Spring til indhold


Din indkøbskurv er tom

Artikel: Maverick is Mapped


Maverick is Mapped

Ever wonder why the waves at Mavericks get so big? There are the huge ragged reefs visible from the beach, and there are those storm systems surging across the Pacific that we can track. But what happens when those storm systems run into that reef – exactly?

The California Ocean Protection Council and National Oceanic and Atmospheric Administration (NOAA) National Marine Sanctuary Program recently revealed unprecedented detailed imagery of the seafloor in the Monterey Bay National Marine Sanctuary – which includes the seafloor at Mavericks. Now we can check out what is underneath the monster wave, and what else the surfers face each time they challenge Mother Nature, and themselves.

The California Coast State Waters Mapping Project released highly detailed, three-dimensional mapping images as well as an animated fly-through of the Mavericks seafloor (have a look below), which were produced using advanced sonar equipment: (shipboard multi-beam echo sounders and aerial light detection bathymetric sensing instruments)! Included on this page are images and information directly from that survey.

Figure 1 shows seafloor bathymetric contours offshore from Pillar Point north of Half Moon Bay. The color gradient ranges from deeper water (blue) to shallow water depths (red). The Mavericks wave break is indicated by a black box offshore from Sail Rock.

Figure 1

The seafloor imaged off Pillar Point and Half Moon Bay is comprised of sedimentary rocks formed during the Pliocene, some 5.3-1.6 million years ago, and more modern sediments, primarily sand. Erosion by waves and currents have caused the weaker, less resistant beds to erode, leaving the stronger, more resistant beds elevated higher above the adjacent sediment-covered seafloor, resulting in the alternating striped pattern of higher ridges and lower troughs seen on the seafloor today. Movement along the San Gregorio fault, which comes ashore in Pillar Point Harbor, has folded and uplifted the sedimentary rocks, causing the twists and turns in the seabed today, along with the headland at Pillar Point and the prominent east-west trending bedrock reef that is exposed above the water at Sail Rock.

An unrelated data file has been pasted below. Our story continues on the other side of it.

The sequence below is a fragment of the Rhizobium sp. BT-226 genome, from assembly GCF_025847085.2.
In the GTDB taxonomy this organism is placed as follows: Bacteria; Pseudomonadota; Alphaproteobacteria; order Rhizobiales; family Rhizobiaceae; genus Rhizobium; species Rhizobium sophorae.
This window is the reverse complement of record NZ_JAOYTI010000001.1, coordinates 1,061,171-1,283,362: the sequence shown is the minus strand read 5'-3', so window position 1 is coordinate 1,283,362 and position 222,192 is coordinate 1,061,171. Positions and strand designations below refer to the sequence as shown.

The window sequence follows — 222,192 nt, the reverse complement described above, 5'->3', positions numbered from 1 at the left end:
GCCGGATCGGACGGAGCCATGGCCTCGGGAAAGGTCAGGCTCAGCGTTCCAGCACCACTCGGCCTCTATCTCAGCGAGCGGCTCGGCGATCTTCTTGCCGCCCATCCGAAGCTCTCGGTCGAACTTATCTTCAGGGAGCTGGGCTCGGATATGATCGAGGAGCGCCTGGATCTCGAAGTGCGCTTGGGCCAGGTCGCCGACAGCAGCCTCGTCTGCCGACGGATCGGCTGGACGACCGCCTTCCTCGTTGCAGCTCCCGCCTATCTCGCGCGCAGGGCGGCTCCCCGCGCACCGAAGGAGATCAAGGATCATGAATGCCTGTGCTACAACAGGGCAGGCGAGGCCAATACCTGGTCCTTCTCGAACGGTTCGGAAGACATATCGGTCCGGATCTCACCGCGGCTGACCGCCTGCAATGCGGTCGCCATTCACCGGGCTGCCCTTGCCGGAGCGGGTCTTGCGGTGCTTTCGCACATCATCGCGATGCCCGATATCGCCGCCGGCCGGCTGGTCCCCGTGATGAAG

In Figure 2, the blue lines show hypothetical large wave crests propagating in to shore from the west. As the waves move into shallow water, they begin to interact with the seafloor ("shoal") and their crests slowly bend to try to maintain their roughly parallel orientation to the bottom contours. The more the waves interact with the seafloor, the more they slow down and bunch up. Wave "rays", or the pathways of wave energy, move perpendicular to the wave crests. In areas where the wave rays, and hence wave energy, diverges, the wave height decreases. Conversely, in areas where the wave rays, and hence wave energy, converges, the wave height increases. Due to the steep topography of the bedrock reef at Mavericks, the wave energy rapidly converges and the wave height rapidly increases, creating a huge wave compared to the adjacent areas.

Figure 2